What to Watch on Netflix Before They Leave in June 2017

5) This Is Spinal Tap — While it’s true that most comedies tend to fall flat for me, certain movies — the undisputable classics that have made movie-goers laugh for generations — always seem to hit home for me.  Whether it’s a parody like Young Frankenstein or something as over-the-top as The Blues Brothers, it takes a certain kind of movie to make me belly-laugh with the best of them.  This Is Spinal Tap just so happens to be that kind of comedy.

To the uninitiated, it’s hard to nail down what exactly makes the movie funny.  The jokes are so dry — and played with such a perfectly straight face — it’s easy to question whether they were meant to be funny in the first place.  But after a while, when the cadence of the laughs takes stride and the absurdity of the music tour gets into full swing, you could hardly ask for a better way to spend an afternoon.

4) E.T. the Extra-Terrestrial — There’s nothing out there quite like a Spielberg movie.  No matter what the subject is, no matter when it was made, there’s always a particular brand of wonder that the man brings to the table.  Even a “lesser” Spielberg effort like E.T. — and I know I’ll be blasted for calling everybody’s favorite childhood classic a “lesser” version of anything — is inescapably the kind of film that only he could make.

Relative to Spielberg’s other movies, E.T. hasn’t aged all that well.  From trying to edit out guns at rework troublesome lines of dialog to the ever-evolving landscape of creature design and special effects, E.T. seems to be increasingly dated as each year passes.  Even so, I can’t help but come back to the movie year after year, for a taste of what used to be.

3) The Blair Witch Project — If you weren’t around to see this movie when it came out in 1999, it’s lasting appeal will doubtless come as a shock.  Taken out of context, The Blair Witch Project just isn’t that good of a movie.  Very little happens over its spare 81-minute run-time, its cast obviously inexperienced and its virtually non-existent budget keeps it from explicitly showing anything memorably frightening.

Back in the early days of the internet, though — before it became obvious that literally anybody could post something on the internet regardless of factual accuracy — that the movie was actual first-person footage of a missing film crew that disappeared in the woods was taken at face value.  That inherent assumption, along with its realistic-yet-menacing atmosphere and the absence of anything obviously manufactured by a Hollywood studio made it seem like you were watching an actual snuff film right in your local movie theater.  Even today, almost two decades later, it holds up as one of the most unsettlingly “real” horror movies you could choose from.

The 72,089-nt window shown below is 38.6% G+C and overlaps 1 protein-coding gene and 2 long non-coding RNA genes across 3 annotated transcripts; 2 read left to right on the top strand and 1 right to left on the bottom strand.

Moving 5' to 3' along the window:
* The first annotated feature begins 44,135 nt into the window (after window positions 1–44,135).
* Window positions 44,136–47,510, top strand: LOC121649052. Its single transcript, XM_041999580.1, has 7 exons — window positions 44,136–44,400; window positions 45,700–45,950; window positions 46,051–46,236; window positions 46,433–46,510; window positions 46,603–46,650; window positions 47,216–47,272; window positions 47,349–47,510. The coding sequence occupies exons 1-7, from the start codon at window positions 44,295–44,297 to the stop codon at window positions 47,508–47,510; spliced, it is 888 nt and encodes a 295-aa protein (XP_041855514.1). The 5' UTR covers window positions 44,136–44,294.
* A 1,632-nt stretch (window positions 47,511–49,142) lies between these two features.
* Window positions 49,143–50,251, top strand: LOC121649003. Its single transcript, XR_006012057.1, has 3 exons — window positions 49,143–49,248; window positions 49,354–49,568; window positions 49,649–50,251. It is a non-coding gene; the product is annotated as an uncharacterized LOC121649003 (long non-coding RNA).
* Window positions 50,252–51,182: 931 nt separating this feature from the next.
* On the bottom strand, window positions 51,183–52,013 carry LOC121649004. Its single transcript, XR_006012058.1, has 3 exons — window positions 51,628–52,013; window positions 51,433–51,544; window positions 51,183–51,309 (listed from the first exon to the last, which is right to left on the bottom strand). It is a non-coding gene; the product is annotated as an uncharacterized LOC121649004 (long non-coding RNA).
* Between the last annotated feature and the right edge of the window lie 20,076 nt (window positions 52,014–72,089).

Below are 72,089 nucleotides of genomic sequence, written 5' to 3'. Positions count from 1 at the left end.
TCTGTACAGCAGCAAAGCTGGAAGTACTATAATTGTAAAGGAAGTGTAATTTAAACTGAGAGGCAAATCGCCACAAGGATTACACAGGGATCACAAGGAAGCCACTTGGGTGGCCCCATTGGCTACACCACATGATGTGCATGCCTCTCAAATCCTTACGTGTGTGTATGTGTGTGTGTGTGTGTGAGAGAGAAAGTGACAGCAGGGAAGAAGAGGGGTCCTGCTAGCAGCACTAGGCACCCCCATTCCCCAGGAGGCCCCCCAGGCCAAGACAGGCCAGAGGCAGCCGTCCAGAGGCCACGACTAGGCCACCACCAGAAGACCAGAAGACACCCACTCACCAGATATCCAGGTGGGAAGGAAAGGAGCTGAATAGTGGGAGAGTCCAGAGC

2) Way of the DragonWay of the Dragon is one of those movies that far more people have heard about than have actually seen it, which is a real shame when you get right down to it.  Its excellent cast includes two actors — Bruce Lee and Chuck Norris — whose status as action-star icons have only risen since this movie’s release.  It’s Lee’s only complete surviving film as a director and has frequently been cited as both a landmark of its genre and of world cinema as a whole.

All anybody ever seems to care about, however, is that Bruce Lee kills Chuck Norris after a protracted fight scene.  Not that they care enough about it to actually watch the movie, mind you, just enough that they look it up and let it slip in casual conversations.  There’s a great movie here, if you’d just take the time to watch it.

1) The Crow — With the state of the movie industry — and the superhero genre in particular — it’s easy to forget just how spoiled we are.  Back in the 90’s, pickings were intolerably slim for high-concept vigilantism and more often than not they ended with something like Batman & Robin or Superman IV: The Quest for Peace.

Every now and then, however, we’d get something different from DC’s heavy-hitters: something dark and edgy and altogether not for children (although since when did that ever stop us from doing anything?).  The Crow was exactly that: not a perfect comic book movie, but something altogether outside of what we had come to expect from them.  Even today, the story of a heavy metal murder victim resurrected as a superpowered spirit to rain vengeance upon those who killed him stands utterly apart from the crowd, even if movies like Sin City and even The Dark Knight have tried aping what they could from this overlooked classic.


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